The A-R-T of tobacco use counseling: A new office approach

September 1, 2005

Another article about tobacco use counseling? Before you roll your eyes and move on, take a look at this practical strategy, which includes a new twist that can work for counseling about any risky behavior.

Every pediatrician is well aware of the importance of preventing or stopping tobacco use among patients and parents,1 yet the perceived obstacles to providing such counseling are daunting-so much so that most pediatric care practitioners spend very little time on it. Each clinician quickly finds that there is no ideal intervention-that perfect one- or two-line statement or question that fits easily into a busy office visit and is effective and appreciated by patients and parents-and discouragement therefore runs rampant. To counter that trend, we offer a practical approach to counseling that provides the clinician with feedback that the process is working, and, ultimately, encourages continued prevention efforts. Our approach also nurtures the developing relationship between parent and child, which can form the basis for a tobacco-free life for that child.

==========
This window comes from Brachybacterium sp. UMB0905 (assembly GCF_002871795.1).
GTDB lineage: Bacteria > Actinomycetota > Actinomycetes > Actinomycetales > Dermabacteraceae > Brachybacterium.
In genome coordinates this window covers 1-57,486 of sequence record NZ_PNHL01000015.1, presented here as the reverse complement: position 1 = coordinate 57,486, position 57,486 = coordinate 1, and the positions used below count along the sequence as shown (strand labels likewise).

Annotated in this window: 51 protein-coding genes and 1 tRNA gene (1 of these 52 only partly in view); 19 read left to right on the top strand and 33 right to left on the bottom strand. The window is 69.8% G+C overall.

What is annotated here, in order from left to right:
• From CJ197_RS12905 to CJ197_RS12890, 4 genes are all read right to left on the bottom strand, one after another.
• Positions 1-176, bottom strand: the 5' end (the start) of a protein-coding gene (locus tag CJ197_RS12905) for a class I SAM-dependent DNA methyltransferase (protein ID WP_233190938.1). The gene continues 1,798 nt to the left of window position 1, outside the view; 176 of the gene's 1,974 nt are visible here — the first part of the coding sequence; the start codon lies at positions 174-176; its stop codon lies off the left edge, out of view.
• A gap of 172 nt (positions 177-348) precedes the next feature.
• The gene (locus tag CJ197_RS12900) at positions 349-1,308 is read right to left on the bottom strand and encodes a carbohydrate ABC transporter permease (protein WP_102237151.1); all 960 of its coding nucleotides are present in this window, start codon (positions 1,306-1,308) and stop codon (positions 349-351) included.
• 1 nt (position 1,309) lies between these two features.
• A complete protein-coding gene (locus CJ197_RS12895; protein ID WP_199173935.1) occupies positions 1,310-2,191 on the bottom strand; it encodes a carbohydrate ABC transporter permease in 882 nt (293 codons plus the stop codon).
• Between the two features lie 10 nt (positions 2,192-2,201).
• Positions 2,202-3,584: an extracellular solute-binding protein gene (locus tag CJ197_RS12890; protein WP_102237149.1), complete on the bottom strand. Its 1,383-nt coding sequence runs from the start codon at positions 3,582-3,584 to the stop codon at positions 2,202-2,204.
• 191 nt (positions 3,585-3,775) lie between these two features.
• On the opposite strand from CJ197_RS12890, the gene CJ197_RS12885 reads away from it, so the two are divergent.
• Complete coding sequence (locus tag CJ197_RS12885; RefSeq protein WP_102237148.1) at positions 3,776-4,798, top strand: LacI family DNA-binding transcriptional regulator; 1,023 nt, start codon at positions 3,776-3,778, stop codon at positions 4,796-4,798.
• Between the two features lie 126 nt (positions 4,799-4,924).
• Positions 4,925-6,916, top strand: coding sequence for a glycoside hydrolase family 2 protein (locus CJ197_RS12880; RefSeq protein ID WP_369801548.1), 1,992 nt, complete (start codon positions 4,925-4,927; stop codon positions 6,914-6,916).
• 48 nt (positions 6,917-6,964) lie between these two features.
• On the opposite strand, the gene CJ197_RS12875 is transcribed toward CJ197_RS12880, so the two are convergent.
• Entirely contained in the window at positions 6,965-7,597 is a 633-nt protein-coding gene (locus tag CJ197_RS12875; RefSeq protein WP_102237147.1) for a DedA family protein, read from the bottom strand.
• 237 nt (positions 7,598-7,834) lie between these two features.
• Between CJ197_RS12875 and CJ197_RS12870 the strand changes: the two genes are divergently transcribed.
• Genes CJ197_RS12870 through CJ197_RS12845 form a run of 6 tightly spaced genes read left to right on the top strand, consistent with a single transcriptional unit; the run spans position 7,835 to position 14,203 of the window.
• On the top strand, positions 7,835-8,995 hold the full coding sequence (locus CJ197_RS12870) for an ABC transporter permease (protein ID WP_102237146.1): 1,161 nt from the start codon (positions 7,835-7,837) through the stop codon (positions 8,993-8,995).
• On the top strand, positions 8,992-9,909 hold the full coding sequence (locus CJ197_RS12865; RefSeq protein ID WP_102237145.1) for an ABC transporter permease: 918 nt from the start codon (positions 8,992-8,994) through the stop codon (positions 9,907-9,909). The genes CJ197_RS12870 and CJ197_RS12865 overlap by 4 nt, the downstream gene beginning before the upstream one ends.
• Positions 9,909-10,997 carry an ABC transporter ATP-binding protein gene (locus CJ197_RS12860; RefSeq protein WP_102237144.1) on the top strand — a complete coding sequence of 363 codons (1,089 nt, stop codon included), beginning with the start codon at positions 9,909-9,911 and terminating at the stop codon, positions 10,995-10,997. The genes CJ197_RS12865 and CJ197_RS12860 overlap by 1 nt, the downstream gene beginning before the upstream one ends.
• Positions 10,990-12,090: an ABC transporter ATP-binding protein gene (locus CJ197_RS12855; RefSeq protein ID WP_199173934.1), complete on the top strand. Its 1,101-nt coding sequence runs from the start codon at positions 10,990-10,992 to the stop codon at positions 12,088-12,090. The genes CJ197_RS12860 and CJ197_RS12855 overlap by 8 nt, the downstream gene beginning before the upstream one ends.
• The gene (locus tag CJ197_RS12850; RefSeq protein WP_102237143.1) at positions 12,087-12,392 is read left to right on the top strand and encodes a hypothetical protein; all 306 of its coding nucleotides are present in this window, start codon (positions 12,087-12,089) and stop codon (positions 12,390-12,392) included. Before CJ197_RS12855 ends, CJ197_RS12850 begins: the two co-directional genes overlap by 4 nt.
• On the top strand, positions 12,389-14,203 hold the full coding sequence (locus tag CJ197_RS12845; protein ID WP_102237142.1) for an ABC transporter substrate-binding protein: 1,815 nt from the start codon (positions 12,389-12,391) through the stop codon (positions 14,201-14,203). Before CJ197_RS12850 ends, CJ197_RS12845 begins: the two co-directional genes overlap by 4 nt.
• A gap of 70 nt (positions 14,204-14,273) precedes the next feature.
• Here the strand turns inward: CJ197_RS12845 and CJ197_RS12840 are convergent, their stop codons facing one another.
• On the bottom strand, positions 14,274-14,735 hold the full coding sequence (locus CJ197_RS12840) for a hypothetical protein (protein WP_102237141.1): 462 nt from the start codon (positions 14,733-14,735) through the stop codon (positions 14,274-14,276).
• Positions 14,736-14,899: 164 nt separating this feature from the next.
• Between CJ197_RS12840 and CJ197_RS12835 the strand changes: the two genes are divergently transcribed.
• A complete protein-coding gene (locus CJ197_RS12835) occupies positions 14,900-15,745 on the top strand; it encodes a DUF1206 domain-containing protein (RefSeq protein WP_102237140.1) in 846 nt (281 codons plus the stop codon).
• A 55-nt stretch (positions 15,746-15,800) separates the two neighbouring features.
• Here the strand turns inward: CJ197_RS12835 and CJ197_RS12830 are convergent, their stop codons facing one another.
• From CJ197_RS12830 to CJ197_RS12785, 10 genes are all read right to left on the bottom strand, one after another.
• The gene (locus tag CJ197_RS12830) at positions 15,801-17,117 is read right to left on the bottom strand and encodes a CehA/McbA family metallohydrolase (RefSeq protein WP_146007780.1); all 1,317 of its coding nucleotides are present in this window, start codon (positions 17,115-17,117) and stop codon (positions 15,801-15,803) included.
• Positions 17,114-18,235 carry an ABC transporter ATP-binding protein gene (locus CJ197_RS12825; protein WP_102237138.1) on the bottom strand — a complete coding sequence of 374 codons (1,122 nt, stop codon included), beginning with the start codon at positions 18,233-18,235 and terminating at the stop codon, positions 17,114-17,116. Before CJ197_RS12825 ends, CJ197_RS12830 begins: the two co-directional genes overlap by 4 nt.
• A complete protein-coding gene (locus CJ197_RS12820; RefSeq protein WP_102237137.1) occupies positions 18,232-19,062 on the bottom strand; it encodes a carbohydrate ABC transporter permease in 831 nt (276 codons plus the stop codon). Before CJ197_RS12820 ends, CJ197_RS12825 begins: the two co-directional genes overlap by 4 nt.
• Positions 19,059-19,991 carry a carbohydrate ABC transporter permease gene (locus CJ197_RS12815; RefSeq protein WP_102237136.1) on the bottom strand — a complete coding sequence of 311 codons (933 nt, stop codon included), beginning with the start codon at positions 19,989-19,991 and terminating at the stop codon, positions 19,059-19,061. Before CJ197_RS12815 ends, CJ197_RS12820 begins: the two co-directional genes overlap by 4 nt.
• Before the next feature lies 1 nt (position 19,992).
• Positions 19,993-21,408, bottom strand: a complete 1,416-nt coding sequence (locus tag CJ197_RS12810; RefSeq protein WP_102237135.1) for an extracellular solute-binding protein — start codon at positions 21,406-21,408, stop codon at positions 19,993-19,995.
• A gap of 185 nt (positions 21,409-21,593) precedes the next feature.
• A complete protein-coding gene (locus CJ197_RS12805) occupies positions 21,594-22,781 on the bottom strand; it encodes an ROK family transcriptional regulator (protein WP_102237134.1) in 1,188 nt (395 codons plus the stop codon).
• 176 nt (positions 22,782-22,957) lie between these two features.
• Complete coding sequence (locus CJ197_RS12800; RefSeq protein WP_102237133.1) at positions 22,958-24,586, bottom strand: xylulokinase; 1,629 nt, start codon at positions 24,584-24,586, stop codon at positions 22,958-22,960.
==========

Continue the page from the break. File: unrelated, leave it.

Obstacles to counseling

Five As, five Rs-and five Ts

The most recent evidence-based approach to creating a comprehensive plan for counseling about tobacco use is summarized in the 2000 report Tobacco Use Cessation, developed by the United States Agency for Healthcare Research and Quality (AHRQ) for the Centers for Disease Control and Prevention (CDC).4 The AHRQ report features two useful mnemonics: